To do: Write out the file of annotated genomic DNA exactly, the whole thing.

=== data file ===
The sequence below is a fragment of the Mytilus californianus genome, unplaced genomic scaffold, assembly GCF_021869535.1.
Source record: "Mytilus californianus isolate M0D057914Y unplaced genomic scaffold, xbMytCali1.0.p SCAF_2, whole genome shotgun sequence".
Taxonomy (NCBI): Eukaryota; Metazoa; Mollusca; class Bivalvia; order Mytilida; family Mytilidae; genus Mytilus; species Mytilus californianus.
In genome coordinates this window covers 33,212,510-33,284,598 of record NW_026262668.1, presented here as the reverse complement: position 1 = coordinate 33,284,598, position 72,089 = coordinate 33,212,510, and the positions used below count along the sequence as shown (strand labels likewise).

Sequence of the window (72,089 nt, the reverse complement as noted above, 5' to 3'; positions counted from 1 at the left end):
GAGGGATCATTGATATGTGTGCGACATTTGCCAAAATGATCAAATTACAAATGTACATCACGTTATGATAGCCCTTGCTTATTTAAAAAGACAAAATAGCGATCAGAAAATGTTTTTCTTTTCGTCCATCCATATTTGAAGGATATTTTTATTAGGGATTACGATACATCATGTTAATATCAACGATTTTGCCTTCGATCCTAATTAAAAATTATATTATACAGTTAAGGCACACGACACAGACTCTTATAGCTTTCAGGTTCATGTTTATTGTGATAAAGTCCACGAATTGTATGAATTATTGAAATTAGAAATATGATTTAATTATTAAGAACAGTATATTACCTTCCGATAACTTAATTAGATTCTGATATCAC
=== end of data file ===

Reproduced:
The sequence below is a fragment of the Mytilus californianus genome, unplaced genomic scaffold, assembly GCF_021869535.1.
Source record: "Mytilus californianus isolate M0D057914Y unplaced genomic scaffold, xbMytCali1.0.p SCAF_2, whole genome shotgun sequence".
Taxonomy (NCBI): Eukaryota; Metazoa; Mollusca; class Bivalvia; order Mytilida; family Mytilidae; genus Mytilus; species Mytilus californianus.
In genome coordinates this window covers 33,212,510-33,284,598 of record NW_026262668.1, presented here as the reverse complement: position 1 = coordinate 33,284,598, position 72,089 = coordinate 33,212,510, and the positions used below count along the sequence as shown (strand labels likewise).

Sequence of the window (72,089 nt, the reverse complement as noted above, 5' to 3'; positions counted from 1 at the left end):
GAGGGATCATTGATATGTGTGCGACATTTGCCAAAATGATCAAATTACAAATGTACATCACGTTATGATAGCCCTTGCTTATTTAAAAAGACAAAATAGCGATCAGAAAATGTTTTTCTTTTCGTCCATCCATATTTGAAGGATATTTTTATTAGGGATTACGATACATCATGTTAATATCAACGATTTTGCCTTCGATCCTAATTAAAAATTATATTATACAGTTAAGGCACACGACACAGACTCTTATAGCTTTCAGGTTCATGTTTATTGTGATAAAGTCCACGAATTGTATGAATTATTGAAATTAGAAATATGATTTAATTATTAAGAACAGTATATTACCTTCCGATAACTTAATTAGATTCTGATATCAC